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Cyberlaw professors oppose CISA

Elon Law Professor David S. Levine was joined by 20 cyberlaw and cybersecurity professors and researchers in calling for the U.S. Senate to reject the Cybersecurity Information Sharing Act ("CISA"). Their Oct. 26 letter points to legal and privacy issues arising from the legislation and the bill's weaknesses in advancing solutions to cybersecurity challenges.

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The Oct. 26 letter from 21 cyberlaw and cybersecurity professors opposing CISA is available here.

Endorsing the concerns raised in an April 2015 technologists' letter, the signatories argue that the fundamental problem with CISA is that it will achieve little to address the real cybersecurity challenges facing U.S. industry.

Moreover, the letter points out three primary CISA downsides, specifically, that it will

  • "Allow 'voluntary' sharing of heretofore private information with the government, allowing secret and ad hoc privacy intrusions in place of meaningful consideration of the privacy concerns of all Americans. The Freedom of Information Act would be neutralized, while a cornucopia of federal agencies could have access to the public’s heretofore private-held information with little fear that such sharing would ever be known to those whose information was shared.
     
  • "Allow companies to attack cybersecurity threats, without clear limitations on their power or scope.
     
  • "Allow companies to do any and all of the above with little fear of facing legal consequences for poor judgment (or worse)."

Suggesting that the bill is a classic "let's do something law," the signatories urged the Senate to reject CISA.

Levine's coordinated action with other scholars in opposition led to the following news coverage: 

Forbes, Oct. 29: 

"'At its core, the biggest issue is that there is enough vagueness and lack of clarity in CISA that privacy concerns are very warranted. If we were to engage those concerns, we would want to do so because there are upsides and benefits from CISA,' David S. Levine, a professor at Elon University School of Law. 'In the case of this bill, it does little to nothing to actually address the problem of cybersecurity because it is an information sharing bill where information is already being shared.'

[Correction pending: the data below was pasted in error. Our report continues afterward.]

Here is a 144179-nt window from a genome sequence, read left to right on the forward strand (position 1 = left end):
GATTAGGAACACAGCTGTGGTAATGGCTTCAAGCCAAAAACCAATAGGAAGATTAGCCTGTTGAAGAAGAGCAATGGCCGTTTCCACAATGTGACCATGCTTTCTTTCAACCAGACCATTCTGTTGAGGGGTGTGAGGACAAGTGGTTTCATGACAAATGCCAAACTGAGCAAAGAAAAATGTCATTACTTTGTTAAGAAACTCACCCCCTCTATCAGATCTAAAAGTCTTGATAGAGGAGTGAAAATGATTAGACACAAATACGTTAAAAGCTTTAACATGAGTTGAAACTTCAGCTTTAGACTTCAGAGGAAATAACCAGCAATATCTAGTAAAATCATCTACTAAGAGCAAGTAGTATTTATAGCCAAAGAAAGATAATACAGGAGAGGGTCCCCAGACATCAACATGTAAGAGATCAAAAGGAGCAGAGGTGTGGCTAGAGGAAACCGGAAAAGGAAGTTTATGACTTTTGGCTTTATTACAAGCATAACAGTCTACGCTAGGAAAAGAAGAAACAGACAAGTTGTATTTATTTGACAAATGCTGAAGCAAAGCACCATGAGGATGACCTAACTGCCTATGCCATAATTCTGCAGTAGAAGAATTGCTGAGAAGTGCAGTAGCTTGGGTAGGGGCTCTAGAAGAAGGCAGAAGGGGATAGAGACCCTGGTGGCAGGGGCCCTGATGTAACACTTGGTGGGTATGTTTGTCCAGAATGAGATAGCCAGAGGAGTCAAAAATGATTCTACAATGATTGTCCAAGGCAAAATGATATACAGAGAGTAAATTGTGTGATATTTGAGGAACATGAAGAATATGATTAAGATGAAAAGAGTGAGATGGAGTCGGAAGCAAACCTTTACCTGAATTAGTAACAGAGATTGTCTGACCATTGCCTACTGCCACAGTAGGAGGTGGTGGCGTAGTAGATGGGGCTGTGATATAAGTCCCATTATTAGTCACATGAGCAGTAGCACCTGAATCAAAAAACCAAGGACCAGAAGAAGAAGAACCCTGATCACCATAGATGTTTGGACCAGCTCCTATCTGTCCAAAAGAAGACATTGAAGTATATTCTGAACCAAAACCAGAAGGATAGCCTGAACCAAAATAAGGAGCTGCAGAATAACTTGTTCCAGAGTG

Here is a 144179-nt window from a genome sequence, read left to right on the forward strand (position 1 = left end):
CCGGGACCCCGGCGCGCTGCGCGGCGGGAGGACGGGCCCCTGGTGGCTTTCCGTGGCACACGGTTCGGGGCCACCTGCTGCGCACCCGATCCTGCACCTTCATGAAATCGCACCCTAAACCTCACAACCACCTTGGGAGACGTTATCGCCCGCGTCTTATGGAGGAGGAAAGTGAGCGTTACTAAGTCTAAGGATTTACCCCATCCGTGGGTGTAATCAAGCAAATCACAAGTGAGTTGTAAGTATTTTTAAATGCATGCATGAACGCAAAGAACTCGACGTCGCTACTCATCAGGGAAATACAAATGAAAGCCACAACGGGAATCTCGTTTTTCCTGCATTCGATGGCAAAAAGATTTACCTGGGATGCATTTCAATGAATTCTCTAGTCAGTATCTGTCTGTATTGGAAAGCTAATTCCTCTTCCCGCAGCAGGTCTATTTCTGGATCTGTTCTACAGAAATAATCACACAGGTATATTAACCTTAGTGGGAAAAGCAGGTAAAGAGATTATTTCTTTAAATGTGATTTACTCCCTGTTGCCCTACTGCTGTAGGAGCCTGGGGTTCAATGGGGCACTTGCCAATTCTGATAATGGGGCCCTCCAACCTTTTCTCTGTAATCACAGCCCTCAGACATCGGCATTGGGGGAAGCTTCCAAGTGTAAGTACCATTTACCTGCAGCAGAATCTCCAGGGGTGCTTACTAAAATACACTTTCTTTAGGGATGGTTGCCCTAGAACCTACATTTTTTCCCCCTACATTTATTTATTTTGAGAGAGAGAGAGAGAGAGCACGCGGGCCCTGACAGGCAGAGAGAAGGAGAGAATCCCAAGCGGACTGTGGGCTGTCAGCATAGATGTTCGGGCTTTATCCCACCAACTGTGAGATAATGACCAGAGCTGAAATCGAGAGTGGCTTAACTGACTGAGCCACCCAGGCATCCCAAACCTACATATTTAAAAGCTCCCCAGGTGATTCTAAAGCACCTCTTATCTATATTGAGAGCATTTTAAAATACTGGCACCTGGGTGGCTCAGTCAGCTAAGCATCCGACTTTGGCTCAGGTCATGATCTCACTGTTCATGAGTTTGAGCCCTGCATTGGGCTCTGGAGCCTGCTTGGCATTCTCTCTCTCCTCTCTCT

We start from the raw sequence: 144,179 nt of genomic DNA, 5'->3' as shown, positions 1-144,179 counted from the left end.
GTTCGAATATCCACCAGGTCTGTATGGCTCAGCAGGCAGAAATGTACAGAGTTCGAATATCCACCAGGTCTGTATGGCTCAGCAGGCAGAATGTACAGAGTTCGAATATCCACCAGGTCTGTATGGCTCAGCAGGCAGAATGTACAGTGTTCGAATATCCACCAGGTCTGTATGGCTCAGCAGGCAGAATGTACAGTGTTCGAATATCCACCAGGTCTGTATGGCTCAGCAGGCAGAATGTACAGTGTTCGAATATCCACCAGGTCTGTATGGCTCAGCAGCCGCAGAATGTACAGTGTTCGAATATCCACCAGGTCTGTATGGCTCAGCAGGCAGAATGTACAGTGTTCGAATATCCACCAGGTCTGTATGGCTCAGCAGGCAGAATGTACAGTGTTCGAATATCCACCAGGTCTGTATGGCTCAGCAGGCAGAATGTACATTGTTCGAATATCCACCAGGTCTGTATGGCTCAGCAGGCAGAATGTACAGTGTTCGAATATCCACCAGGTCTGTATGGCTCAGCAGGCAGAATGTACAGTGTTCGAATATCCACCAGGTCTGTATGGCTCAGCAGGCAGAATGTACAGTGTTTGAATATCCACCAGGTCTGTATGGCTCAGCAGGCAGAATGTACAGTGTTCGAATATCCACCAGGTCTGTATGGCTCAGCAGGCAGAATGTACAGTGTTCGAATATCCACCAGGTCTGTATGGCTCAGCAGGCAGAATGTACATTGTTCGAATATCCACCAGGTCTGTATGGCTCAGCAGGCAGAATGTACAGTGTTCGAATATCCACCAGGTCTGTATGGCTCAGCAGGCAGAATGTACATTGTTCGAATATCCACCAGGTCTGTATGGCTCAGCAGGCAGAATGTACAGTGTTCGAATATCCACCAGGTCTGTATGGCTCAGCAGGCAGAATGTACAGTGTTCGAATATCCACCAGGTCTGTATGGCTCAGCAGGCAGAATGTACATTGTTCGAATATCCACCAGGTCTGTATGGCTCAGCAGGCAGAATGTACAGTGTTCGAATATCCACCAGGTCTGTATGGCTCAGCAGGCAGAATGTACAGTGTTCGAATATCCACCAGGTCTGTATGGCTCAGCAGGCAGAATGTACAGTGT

"Levine, who is also affiliated with the Princeton Center for Internet and Society and the Stanford Center for Internet and Society, was among a group of professors who penned a letter to the Senate in opposition of the bill."

The Guardian, Oct. 27: 

"Ahead of the vote a group of university professors specializing in tech law, many from the Princeton Center for Information Technology Policy, sent an open letter to the Senate, urging them not to pass the bill. The bill, they wrote, would fatally undermine the Freedom of Information Act (Foia). Led by Princeton’s David S Levine, the group joined a chorus of critics including many of the largest technology companies, notably Apple, and National Security Agency (NSA) whistleblower Edward Snowden in calling for Cisa to be scrapped."

CSO Online, Oct. 28:

"And a group of 21 professors who teach cyberlaw and cybersecurity, led by Prof. David S. Levine of the Elon University School of law, wrote to the Senate at the last minute on Monday, urging a no vote, arguing that it would not do what its supporters claim – improve cybersecurity – and would do what supporters claim it won’t – allow ‘backdoor' government surveillance. 'The Freedom of Information Act would be neutralized, while a cornucopia of federal agencies could have access to the public’s heretofore private-held information with little fear that such sharing would ever be known to those whose information was shared,' the letter said, adding that CISA is, 'a classic ‘let’s do something’ law.’"

Electronic Frontier Foundation (EFF), Oct. 27.

Questions or comments can be addressed to the letter's author, David S. Levine at dsl2@princeton.edu. Levine is Associate Professor, Elon University School of Law; Visiting Research Collaborator, Center for Information Technology Policy, Princeton University; Affiliate Scholar, Center for Internet and Society, Stanford Law School.

Philip Craft,
Staff
10/26/2015 11:50 PM